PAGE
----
Memo to Obama: Don’t be afraid of “redistribution”

The right shudders at the thought, but soon low-wage workers won't have enough money to keep the economy going

Topics: Redistribution, Inequality, Social Mobility, U.S. Economy, RobertReich.org, ,

Memo to Obama: Don't be afraid of "redistribution"US President Barack Obama speaks during a campaign event at the Apollo Theatre in New York on 19 January 2012. (Credit: Jewel Samad)

The President’s speech yesterday on inequality avoided the “R” word. No politician wants to mention “redistribution” because it conjures up images of worthy “makers” forced to hand over hard-earned income to undeserving “takers.”

But as low-wage work proliferates in America, so-called takers are working as hard if not harder than anyone else, and often at more than one job.

Yet they’re still not making it because the twin forces of globalization and technological change have reduced their bargaining power and undermined their economic standing — while bestowing ever greater benefits on a comparative few with the right education and connections (and whose parents are often best able to secure these advantages for them).

Better education and training for those on the losing end is critically important, as will several of the other proposals the President listed. But they will only go so far.

The number of losers is growing so quickly, and so much of the economies’ winnings are going to a small group at the top — since the recovery began, 95 percent of the gains have gone to the richest 1 percent — that some direct redistribution of the gains is necessary.

Without some redistribution, the losers are likely to react in ways that could hurt the economy. They’ll demand protection from global markets they believe are taking away good jobs, and even from certain technological advances that threaten to displace them (rather than smash the machines, as did England’s 19th-century Luddites, they’ll seek regulations that preserve the old jobs).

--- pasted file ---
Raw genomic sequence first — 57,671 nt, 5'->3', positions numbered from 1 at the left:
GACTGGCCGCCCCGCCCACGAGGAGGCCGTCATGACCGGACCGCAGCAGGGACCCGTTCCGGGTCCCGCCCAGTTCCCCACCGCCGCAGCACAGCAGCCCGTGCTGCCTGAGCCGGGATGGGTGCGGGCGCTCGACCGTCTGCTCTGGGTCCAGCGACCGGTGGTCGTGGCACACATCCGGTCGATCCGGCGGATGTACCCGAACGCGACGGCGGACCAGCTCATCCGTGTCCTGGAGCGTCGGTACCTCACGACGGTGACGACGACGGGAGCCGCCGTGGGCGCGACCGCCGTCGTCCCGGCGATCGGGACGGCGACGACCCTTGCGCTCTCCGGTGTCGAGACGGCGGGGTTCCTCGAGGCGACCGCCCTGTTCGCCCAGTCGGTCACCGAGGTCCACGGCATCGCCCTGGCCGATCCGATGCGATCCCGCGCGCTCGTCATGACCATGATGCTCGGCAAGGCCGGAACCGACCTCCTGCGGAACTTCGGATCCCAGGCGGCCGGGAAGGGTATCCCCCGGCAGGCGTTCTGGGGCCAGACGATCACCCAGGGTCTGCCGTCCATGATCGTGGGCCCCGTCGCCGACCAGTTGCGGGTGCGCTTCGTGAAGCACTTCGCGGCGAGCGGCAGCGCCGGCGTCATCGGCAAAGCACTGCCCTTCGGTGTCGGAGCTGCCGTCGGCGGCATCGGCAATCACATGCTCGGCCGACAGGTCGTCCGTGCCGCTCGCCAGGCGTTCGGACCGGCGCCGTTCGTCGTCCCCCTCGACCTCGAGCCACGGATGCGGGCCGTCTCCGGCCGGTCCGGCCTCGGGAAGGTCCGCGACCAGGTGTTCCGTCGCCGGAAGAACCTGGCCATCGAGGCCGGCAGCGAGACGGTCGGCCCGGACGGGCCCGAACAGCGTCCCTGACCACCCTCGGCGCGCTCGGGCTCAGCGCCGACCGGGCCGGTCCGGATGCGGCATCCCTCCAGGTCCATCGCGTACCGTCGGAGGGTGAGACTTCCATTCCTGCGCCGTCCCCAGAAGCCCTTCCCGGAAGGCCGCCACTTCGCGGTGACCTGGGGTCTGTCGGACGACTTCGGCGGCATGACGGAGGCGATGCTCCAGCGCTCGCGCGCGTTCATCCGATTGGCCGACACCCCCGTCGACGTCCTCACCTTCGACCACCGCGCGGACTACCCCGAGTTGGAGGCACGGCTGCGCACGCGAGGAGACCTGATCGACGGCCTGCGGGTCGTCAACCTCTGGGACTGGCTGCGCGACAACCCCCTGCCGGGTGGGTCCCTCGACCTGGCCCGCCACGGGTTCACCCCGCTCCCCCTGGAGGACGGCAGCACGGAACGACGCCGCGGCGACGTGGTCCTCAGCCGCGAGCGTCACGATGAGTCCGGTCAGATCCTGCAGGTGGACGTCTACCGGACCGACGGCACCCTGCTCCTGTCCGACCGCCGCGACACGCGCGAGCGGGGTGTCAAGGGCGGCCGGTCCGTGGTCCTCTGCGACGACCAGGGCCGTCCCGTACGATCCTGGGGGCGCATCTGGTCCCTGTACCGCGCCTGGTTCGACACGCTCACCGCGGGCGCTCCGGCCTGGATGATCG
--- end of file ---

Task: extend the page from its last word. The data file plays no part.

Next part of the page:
Without some redistribution, our ever-increasing number of low-wage workers won’t have enough money to keep the economy going. (This is one reason why the current recovery has been so anemic.)

And without some redistribution, America’s growing army of low-wage workers may fall prey to demagogues on the right or left who offer convenient scapegoats for their frustrations.

One way we already redistribute is through the Earned Income Tax Credit, a wage subsidy for the working poor, which, at about $60 billion a year, is the nation’s largest anti-poverty program. It’s like a reverse income tax — larger at the bottom of the wage scale (now around $3,000 for incomes around $20,000) and gradually tapering off as incomes rise (vanishing at around $35,000).



The EITC subsidy should be enlarged and extended further up the wage scale before tapering off.

How to pay for this? By cutting subsidies and special tax breaks for the oil and gas industries, big agribusiness, military contractors, hedge-fund and private-equity partners, and Wall Street banks. And by capping individual tax deductions (deductions are the economic equivalent of government subsidies) for gold-plated health care plans, lavish business junkets and interest on giant mortgages.